Otolaryngology–Head and Neck Surgery
Earwax Build Up and Blockage
Earwax is a substance made in the ear canal by modified sweat glands to clean and protect your ears from foreign debris. Sometimes, earwax can build up in your ear and cause issues such as hearing loss and irritation.
Why Earwax Should Be Left Alone
The sticky substance found in your ears — known as cerumen or “earwax” — can be a nuisance at times. However, it plays an important role in keeping your ears clean and healthy.Learn more about properly handling earwax
- Hearing loss
- Irritation such as itchiness
- Ear pain
- Ringing in the ears (tinnitus)
Diagnosis and Treatment
Since our ears self-clean, most people should not have to worry about cleaning their ears or removing their earwax. However, if you believe your ears have become blocked from too much wax, cleaning yours ears may be appropriate.
For safest removal, it is best to see a specialist, although over-the-counter eardrops, hydrogen peroxide, baby oil, or mineral oil may help soften the wax and encourage it to fall out of the ear on its own.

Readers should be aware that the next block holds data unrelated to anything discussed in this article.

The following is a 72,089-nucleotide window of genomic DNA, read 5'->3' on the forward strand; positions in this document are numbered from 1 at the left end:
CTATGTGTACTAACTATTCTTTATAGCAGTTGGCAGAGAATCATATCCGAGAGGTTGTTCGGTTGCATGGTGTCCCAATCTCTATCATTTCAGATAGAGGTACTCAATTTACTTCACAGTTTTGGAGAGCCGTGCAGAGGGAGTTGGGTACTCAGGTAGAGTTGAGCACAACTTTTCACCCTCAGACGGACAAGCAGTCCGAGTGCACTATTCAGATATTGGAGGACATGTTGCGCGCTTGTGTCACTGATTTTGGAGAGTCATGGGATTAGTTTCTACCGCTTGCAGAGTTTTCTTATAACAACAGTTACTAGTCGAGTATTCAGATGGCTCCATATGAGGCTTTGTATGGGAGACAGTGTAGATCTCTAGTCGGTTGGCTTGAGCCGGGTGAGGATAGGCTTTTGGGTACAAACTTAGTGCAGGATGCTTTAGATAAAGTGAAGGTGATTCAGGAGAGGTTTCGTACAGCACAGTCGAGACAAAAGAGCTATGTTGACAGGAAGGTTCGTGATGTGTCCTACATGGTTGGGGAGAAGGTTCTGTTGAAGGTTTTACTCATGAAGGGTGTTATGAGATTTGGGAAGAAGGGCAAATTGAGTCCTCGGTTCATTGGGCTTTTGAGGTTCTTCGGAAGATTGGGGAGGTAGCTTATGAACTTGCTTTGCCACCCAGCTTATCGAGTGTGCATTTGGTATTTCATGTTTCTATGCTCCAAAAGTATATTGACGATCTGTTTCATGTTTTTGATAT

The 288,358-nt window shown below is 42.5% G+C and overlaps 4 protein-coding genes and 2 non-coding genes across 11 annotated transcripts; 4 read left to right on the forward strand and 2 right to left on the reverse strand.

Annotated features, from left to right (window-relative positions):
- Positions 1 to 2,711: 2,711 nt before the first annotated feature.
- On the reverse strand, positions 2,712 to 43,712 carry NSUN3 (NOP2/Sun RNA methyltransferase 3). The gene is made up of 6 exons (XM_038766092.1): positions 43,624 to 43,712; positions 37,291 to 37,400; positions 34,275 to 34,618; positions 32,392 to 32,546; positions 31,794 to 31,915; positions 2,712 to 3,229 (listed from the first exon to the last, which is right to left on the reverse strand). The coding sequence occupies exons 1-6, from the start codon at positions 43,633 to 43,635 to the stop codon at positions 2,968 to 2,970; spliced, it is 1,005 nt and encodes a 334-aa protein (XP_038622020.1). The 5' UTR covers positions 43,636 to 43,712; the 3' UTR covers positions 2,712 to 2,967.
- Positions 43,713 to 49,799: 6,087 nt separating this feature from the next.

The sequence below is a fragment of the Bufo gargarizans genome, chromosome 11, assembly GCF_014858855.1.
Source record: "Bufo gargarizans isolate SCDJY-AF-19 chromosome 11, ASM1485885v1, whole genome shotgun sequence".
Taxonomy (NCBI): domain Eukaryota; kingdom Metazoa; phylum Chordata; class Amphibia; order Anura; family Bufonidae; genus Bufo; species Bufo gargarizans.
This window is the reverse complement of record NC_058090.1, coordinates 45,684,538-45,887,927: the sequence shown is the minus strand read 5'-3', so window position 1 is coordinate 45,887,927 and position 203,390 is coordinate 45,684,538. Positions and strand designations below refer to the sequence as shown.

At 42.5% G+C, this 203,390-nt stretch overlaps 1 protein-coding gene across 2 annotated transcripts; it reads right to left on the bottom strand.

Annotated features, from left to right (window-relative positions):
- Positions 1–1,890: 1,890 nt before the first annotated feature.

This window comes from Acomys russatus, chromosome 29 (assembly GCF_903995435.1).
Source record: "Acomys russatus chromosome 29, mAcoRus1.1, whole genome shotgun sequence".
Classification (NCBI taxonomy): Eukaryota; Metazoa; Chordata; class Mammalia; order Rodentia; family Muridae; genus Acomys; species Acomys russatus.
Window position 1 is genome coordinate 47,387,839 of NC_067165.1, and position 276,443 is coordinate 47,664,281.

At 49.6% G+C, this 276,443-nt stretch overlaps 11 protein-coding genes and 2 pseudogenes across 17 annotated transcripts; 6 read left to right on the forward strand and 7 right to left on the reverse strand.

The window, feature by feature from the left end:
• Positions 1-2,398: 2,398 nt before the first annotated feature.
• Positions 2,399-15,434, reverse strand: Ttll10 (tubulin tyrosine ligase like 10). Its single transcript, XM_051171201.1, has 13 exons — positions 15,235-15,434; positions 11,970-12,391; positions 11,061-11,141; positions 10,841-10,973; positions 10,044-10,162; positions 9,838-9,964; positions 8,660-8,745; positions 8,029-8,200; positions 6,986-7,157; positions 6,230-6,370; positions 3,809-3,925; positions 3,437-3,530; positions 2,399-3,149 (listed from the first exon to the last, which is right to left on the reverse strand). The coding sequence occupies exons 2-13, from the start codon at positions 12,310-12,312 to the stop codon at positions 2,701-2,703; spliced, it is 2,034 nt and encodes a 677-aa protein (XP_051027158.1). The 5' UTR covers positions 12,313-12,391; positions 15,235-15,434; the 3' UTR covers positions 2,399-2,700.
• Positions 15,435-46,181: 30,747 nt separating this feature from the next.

A diagnosis will be made with a visual exam using an otoscope. If the build up warrants removal, your doctor will use special instruments to manually remove it.
Meet Our Team
Our Hearing and Balanceteam is comprised of some of the world’s finest ear surgeons, skull base surgeons, balance disorder specialists and audiologists.
Did you know?
We have more than 1,000 wax glands in our ears.
Despite its waxy texture, earwax is not actually wax. Rather, it is a mixture of dead skin, fatty acids, cholesterol, squalene and alcohols.
There are two common types of earwax: wet yellow/brown and dry white/gray. A person’s ethnicity, health and environment can affect how it looks, feels and smells.